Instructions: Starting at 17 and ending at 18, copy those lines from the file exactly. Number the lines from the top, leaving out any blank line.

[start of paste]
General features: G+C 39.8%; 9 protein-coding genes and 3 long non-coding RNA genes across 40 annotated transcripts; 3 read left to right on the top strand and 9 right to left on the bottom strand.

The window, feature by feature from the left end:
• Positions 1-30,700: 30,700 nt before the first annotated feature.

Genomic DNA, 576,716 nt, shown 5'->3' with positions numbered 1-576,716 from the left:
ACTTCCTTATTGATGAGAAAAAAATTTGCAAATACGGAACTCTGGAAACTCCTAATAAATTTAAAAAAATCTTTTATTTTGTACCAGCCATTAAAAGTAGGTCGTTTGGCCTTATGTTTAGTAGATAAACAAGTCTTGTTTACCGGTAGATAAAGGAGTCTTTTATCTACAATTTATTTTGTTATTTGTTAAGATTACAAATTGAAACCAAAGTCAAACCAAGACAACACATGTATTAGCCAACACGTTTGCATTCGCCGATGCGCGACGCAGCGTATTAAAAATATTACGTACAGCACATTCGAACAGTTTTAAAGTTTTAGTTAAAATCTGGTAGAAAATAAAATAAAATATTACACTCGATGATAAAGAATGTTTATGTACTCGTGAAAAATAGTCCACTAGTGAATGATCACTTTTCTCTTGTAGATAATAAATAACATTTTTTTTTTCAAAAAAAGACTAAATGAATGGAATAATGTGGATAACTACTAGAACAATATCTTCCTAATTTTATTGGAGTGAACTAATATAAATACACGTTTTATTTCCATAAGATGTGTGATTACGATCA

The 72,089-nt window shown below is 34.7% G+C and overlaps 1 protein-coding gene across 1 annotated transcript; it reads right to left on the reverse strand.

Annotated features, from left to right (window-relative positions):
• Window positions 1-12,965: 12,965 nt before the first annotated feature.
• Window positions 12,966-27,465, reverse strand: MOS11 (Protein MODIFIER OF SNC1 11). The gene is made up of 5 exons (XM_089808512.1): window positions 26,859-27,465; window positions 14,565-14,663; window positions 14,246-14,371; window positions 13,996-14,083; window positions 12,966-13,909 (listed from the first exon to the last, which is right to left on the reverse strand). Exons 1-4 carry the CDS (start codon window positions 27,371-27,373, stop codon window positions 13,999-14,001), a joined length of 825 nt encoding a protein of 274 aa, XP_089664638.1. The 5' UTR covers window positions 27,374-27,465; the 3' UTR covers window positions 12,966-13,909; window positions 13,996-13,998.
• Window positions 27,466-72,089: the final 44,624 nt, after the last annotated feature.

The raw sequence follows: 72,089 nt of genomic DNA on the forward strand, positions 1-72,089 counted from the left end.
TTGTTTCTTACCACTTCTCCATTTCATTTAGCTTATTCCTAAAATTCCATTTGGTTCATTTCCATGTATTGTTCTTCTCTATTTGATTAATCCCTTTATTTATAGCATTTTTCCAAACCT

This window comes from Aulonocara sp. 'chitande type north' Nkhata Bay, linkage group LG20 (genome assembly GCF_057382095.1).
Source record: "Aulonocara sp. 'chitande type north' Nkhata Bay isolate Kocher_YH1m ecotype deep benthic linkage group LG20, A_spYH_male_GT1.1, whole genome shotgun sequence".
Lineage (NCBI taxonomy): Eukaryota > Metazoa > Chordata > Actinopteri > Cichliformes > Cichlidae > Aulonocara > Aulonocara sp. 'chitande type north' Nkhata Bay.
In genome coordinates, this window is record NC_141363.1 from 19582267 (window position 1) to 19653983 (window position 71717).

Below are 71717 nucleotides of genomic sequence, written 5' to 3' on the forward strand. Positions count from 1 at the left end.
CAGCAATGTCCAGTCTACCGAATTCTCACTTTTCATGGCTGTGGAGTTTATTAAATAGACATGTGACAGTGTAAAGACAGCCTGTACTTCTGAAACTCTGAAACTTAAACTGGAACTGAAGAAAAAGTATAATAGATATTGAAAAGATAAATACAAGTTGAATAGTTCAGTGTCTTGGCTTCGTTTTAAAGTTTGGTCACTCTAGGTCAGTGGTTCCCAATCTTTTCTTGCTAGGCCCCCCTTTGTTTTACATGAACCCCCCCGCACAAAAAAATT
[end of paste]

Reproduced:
Below are 71717 nucleotides of genomic sequence, written 5' to 3' on the forward strand. Positions count from 1 at the left end.
CAGCAATGTCCAGTCTACCGAATTCTCACTTTTCATGGCTGTGGAGTTTATTAAATAGACATGTGACAGTGTAAAGACAGCCTGTACTTCTGAAACTCTGAAACTTAAACTGGAACTGAAGAAAAAGTATAATAGATATTGAAAAGATAAATACAAGTTGAATAGTTCAGTGTCTTGGCTTCGTTTTAAAGTTTGGTCACTCTAGGTCAGTGGTTCCCAATCTTTTCTTGCTAGGCCCCCCTTTGTTTTACATGAACCCCCCCGCACAAAAAAATT